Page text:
FDA Highlights It’s A Road Block To Drug Development

Posted by Jason | Posted in Government, Health Care | Posted on 10-03-2010

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If you’ve been following my blog, you already know I am no fan of the FDA. This bureaucracy costs drug developers so much time and money that many drugs that could save lives are never invested in and developed. I’ve talked about that here and here. This morning, the Wall Street Journal has an article about FDA staffers “helping” companies move their orphaned drugs through the process by holding workshops. The underlying story, if you read between the lines, is many drugs never make it to the market because the FDA is a road barrier that is not worth overcoming for rare diseases. The end result is people with rare diseases die or have to live with their disease with a lot less hope that a drug will be developed, all thanks to your all caring government.

Staff members at the Food and Drug Administration are doing something unusual. They are leaving Washington to help drug makers take a crucial step in developing drugs for rare diseases.

Only a statist would consider it a crucial step in the development of a drug to fill out government paperwork.

The staffers help administer the Orphan Drug Act, which provides incentives to create therapies for so-called orphan diseases—those that affect fewer than 200,000 Americans. There are about 7,000 such maladies, most of them serious, that have few or no drugs to treat them, from adenoid cystic carcinoma, a rare head and neck cancer, to Zollinger-Ellison syndrome, which is associated with a tumor that causes the production of high levels of stomach acid.

As a result, doctors may end up prescribing drugs developed for other diseases off-label, but not all insurers will cover this kind of use.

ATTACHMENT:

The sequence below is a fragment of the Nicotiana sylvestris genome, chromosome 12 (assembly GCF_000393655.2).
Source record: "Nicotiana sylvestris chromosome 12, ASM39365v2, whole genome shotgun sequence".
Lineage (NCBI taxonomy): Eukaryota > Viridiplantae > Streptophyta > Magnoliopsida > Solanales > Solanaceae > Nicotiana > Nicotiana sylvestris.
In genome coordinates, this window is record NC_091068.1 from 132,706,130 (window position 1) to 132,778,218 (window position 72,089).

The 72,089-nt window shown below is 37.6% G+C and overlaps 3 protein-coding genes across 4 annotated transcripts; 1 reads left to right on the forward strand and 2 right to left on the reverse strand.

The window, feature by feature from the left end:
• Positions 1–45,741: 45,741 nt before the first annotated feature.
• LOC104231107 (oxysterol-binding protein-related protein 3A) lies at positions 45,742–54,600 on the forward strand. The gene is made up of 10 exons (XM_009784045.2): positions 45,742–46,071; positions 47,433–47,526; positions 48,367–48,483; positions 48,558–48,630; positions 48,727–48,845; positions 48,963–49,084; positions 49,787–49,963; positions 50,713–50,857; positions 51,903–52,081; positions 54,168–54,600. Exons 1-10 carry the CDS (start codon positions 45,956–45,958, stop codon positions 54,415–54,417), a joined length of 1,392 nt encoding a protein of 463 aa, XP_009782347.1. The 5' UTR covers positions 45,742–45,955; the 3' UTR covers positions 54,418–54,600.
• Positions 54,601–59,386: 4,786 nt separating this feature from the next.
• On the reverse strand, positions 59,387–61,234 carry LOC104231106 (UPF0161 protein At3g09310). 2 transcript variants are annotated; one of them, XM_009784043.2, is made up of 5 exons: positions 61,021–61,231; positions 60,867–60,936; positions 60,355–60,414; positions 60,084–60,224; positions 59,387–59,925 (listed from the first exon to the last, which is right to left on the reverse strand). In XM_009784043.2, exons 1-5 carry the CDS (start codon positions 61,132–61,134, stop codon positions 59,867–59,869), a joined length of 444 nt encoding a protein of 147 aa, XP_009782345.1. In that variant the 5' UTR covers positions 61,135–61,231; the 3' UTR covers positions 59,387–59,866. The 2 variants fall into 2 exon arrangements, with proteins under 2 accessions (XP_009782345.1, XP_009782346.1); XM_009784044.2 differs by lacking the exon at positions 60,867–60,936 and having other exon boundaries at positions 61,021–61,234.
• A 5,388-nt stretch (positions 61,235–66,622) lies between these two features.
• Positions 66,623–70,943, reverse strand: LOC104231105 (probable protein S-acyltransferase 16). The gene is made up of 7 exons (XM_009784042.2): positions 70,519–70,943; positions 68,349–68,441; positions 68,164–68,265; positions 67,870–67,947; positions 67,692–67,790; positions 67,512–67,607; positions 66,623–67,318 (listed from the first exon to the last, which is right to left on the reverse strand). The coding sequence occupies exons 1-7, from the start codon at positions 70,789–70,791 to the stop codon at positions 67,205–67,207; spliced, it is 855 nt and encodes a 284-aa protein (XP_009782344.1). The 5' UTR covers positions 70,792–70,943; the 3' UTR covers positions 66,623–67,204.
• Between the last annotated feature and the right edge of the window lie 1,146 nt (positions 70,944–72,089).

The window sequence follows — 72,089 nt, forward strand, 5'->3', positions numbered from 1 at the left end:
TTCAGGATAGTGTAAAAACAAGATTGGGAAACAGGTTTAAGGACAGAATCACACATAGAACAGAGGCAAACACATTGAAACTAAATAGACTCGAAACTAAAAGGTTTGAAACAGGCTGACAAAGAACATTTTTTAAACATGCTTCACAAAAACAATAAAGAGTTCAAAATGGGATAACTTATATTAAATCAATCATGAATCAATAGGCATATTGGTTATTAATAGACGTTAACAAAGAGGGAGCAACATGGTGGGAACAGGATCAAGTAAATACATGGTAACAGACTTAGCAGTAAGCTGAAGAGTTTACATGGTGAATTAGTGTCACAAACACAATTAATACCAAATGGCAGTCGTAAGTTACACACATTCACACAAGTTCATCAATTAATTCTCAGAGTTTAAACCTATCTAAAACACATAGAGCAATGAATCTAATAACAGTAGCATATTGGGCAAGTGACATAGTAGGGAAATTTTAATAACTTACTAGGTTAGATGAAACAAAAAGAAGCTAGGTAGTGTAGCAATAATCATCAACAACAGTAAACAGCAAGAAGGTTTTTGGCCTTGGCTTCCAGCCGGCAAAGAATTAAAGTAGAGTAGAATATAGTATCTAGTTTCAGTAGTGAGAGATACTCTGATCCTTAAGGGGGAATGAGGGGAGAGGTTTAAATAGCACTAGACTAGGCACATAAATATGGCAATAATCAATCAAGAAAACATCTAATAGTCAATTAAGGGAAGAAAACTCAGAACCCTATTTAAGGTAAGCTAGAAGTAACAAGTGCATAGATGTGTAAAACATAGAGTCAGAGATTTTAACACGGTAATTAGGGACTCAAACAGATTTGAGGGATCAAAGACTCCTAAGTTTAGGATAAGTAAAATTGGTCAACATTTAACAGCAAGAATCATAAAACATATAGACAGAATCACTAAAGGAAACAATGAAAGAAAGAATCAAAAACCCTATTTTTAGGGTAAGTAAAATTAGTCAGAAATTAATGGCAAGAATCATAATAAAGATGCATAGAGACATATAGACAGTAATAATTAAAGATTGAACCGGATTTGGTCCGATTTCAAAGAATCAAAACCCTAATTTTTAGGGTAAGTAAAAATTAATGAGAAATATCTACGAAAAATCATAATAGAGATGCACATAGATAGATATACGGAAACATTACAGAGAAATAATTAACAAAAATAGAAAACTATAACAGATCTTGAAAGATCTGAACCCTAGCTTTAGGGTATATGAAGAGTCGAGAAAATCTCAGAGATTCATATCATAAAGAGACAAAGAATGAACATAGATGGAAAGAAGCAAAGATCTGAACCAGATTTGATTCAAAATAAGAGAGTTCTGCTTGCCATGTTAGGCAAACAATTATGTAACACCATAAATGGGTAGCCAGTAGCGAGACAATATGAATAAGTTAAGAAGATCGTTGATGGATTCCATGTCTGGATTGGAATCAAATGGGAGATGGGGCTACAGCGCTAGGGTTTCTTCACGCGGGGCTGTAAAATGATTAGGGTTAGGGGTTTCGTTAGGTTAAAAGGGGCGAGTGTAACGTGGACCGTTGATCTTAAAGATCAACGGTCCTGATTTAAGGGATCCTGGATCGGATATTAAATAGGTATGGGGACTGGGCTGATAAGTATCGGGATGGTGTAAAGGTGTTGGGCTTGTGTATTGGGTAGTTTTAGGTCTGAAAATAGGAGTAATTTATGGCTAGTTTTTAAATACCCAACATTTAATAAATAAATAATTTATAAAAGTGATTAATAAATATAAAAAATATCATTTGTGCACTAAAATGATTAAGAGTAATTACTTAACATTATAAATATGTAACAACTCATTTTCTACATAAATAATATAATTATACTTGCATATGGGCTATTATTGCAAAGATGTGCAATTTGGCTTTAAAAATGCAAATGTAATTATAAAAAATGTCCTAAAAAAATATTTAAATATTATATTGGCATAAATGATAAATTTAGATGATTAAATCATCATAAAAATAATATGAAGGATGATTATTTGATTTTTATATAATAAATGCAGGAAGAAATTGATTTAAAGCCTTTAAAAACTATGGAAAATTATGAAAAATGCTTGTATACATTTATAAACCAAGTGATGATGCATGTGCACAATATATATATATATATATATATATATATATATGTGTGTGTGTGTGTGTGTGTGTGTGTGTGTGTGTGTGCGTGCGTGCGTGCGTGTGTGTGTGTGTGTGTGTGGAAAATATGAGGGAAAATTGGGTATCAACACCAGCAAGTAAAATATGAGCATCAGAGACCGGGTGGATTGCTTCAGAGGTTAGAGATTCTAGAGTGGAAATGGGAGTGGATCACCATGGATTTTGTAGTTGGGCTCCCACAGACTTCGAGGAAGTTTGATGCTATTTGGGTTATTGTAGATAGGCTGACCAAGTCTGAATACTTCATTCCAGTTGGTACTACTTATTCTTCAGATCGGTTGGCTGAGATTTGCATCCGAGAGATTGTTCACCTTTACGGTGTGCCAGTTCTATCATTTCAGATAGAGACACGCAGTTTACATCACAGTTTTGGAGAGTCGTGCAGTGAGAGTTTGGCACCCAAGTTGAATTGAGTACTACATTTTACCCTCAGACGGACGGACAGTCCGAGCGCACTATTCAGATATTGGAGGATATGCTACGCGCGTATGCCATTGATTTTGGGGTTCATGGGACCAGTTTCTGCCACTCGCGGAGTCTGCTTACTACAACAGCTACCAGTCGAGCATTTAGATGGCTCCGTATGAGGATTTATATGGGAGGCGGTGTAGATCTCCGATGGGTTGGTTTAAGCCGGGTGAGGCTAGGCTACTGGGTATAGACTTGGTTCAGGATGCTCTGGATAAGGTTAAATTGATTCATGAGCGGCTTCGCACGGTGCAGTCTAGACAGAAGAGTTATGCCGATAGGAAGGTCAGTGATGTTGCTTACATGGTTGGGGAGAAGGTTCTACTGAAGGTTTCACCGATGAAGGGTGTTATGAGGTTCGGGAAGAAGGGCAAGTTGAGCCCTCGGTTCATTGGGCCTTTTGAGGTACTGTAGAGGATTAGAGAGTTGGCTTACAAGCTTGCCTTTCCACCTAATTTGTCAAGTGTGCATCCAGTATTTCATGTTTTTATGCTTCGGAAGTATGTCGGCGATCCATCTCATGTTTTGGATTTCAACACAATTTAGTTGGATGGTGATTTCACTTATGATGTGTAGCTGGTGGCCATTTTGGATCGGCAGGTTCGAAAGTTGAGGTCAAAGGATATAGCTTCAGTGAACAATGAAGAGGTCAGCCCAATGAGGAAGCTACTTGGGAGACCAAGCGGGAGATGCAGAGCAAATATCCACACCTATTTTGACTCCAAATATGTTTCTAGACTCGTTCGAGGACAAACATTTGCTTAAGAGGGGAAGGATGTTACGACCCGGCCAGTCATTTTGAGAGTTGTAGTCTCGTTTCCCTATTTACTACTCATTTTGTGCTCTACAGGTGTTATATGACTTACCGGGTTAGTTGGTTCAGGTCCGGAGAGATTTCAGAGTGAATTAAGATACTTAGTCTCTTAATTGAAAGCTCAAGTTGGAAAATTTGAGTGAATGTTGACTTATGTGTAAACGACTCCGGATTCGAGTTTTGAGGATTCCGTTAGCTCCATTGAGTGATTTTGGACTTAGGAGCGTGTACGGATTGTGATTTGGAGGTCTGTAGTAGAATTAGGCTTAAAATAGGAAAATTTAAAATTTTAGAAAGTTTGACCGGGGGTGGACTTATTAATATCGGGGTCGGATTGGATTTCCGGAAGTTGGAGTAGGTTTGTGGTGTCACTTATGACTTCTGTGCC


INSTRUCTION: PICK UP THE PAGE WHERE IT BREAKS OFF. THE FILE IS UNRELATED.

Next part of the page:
Getting an orphan-drug designation opens the door to incentives once the FDA approves a medicine for sale in the U.S., including seven years’ marketing exclusivity and tax breaks. Last year, just 250 requests for orphan-drug designation were filed, and 160 received it.

“We’re barely scratching the surface,” says Timothy Coté, director of the FDA’s Office of Orphan Products Development, the workshop’s sponsor. He says there are roughly 350 orphan drugs approved, covering about 150 rare diseases.

Tim Cunniff, vice president of global regulatory affairs at Lundbeck Inc., which has a number of approved orphan drugs, says most companies developing orphan drugs are small.

As I’ve stated previously, the big companies love the FDA. It’s a barrier to small companies from developing drugs to bring to market, which means less competition for Big Pharma. Small companies would develop drugs for rare diseases, because they see the whole in the market. The problem for them though is trying to find $1 billion dollars and up to 15 years time to move the drug through the FDA. This is a huge barrier to entry, and it leaves people with these rare diseases to suffer.

Big companies are starting to get more interested in rare diseases, but the key issue is the high cost of developing a drug and the typically long time it takes to move it from a lab into a clinic as a treatment that gets prescribed. Before starting down this arduous path, a company needs to feel there is a reasonable chance of making a profit.

Bing-O. Here is the proof that the FDA is a hindrance to progress. Companies have to make predictions about an extremely expensive and time consuming process, that can be swayed by politics. As we all know, everything has opportunity costs. If they decide to move forward on one drug, the money and time spent moving it through the FDA process is money and time that are not spent developing the next drug. Because of this alone, we are losing out on more drugs, but we are also making it much harder for companies to decide in favor of moving forward with a drug. It’s probably almost never going to happen for drugs for rare diseases, because the market is so small.